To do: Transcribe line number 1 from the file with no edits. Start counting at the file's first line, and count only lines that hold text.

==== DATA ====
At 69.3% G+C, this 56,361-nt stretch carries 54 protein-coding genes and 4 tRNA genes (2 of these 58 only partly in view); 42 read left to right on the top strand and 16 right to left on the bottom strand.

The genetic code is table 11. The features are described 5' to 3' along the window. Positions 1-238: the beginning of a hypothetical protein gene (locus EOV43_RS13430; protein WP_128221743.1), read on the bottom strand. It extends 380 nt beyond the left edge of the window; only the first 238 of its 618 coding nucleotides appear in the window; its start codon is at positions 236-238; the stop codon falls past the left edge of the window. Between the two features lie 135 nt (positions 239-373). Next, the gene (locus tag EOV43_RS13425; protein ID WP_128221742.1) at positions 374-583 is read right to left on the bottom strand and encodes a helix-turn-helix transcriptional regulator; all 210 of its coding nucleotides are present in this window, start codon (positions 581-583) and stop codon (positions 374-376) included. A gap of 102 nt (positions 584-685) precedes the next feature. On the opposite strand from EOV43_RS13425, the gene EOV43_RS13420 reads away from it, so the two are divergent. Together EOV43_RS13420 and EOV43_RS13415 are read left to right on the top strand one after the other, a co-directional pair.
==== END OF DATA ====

At 69.3% G+C, this 56,361-nt stretch carries 54 protein-coding genes and 4 tRNA genes (2 of these 58 only partly in view); 42 read left to right on the top strand and 16 right to left on the bottom strand.